Buying packaging in bulk has been a common money-saving strategy among growers, but it can backfire when state requirements or market conditions change too quickly. “From the beginning, we invested quite a bit of money in our packaging, but as more producers came into the market, there was greater pressure on pricing, and we had to switch to a more economical way of packaging,” says Rachel Cooper, operations manager at Monkey Grass Farms in Wenatchee, Wash.
Washington’s decision to require a 16-digit UBI (unified business identifier) number on all packaging put Monkey Grass Farms in a bind. “It caused quite an uproar in our state because we had thousands of dollars in packaging inventory that wouldn’t be compliant under the new rules,” Cooper says.
Cooper encourages growers to stay connected with their state’s regulatory body and become active in industry associations. “That’s been huge for us, because our association lobbyists know about things that are coming down the pike before we do,” she says. “We also stay in touch with state legislators who make decisions about our industry.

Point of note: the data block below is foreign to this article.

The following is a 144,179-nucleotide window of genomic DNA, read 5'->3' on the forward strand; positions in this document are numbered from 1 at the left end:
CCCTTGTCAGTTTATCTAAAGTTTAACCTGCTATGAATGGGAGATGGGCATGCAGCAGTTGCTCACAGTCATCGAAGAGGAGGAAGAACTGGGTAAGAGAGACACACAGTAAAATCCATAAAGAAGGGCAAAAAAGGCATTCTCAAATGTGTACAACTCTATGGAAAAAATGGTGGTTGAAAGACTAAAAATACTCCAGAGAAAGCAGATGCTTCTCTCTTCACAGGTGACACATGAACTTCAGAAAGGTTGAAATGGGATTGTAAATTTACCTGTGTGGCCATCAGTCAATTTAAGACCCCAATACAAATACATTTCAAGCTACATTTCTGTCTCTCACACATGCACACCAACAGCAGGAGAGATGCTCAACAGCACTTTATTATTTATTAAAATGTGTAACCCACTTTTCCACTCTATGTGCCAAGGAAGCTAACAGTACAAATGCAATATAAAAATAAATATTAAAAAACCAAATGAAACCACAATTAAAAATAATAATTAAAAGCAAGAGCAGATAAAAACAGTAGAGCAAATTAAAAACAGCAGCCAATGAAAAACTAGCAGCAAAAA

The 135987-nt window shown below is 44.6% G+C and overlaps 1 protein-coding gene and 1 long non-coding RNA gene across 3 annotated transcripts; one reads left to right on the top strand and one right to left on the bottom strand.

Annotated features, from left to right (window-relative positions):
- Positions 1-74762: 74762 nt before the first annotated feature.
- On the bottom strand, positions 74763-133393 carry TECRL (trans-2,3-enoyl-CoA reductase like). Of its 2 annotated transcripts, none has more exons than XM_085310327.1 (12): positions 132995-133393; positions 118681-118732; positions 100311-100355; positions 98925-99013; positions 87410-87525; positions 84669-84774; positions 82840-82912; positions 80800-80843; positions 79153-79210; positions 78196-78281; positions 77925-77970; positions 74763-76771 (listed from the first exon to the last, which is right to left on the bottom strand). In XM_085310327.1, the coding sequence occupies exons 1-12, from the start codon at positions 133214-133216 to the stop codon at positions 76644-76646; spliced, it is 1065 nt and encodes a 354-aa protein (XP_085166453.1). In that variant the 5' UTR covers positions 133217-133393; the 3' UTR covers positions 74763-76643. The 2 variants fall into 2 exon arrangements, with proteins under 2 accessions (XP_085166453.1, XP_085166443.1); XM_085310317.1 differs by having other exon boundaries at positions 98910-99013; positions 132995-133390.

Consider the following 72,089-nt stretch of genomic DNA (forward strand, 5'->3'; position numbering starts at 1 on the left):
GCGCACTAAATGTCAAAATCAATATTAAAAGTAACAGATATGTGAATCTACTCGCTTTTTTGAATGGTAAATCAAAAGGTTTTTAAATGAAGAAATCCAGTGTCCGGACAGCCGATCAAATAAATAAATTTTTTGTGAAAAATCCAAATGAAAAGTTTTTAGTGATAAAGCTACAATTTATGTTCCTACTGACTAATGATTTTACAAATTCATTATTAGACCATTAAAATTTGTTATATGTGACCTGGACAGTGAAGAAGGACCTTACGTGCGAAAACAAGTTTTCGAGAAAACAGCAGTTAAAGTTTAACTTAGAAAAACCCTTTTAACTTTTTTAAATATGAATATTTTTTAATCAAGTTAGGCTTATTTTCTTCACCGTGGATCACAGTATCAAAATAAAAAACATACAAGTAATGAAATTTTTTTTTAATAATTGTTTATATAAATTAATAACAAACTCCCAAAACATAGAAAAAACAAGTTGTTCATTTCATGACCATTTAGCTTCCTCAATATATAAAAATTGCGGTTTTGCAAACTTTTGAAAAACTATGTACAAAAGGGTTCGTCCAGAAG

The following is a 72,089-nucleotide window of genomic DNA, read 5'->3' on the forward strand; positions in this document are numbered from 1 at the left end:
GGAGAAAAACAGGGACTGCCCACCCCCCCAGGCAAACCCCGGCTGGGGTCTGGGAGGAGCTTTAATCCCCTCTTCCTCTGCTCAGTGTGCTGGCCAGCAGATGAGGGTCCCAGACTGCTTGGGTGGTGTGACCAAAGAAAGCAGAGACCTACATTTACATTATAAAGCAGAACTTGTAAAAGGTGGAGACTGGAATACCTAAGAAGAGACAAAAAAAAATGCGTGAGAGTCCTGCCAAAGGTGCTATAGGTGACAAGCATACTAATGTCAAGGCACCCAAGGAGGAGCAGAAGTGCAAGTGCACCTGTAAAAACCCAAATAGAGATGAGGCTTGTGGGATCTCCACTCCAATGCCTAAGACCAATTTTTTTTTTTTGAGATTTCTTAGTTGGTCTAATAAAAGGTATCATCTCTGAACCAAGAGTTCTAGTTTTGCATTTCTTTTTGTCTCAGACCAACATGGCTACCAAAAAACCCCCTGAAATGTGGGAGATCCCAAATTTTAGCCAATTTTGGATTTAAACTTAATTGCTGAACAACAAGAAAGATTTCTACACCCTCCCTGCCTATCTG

“I think if you’re in this business and you don’t know the regulations on packaging, then you’re in trouble,” she says. “I would never rely on someone else to understand our requirements. If you’re working in the industry, you need to know the law from top to bottom.”
Rogue Raven Farms has a similar compliance philosophy: The company hired an experienced in-house expert from neighboring Colorado, which is known for its stringent packaging standards. MacMillan says having a dedicated resource helps the company watch Washington’s cannabis regulations on a daily basis.
Those with national ambitions often choose to hire consultants with regulatory expertise. “Consultants have a set of industry best practices, and they know what’s going on at [the] national level and what’s going on in other states,” Fortune says.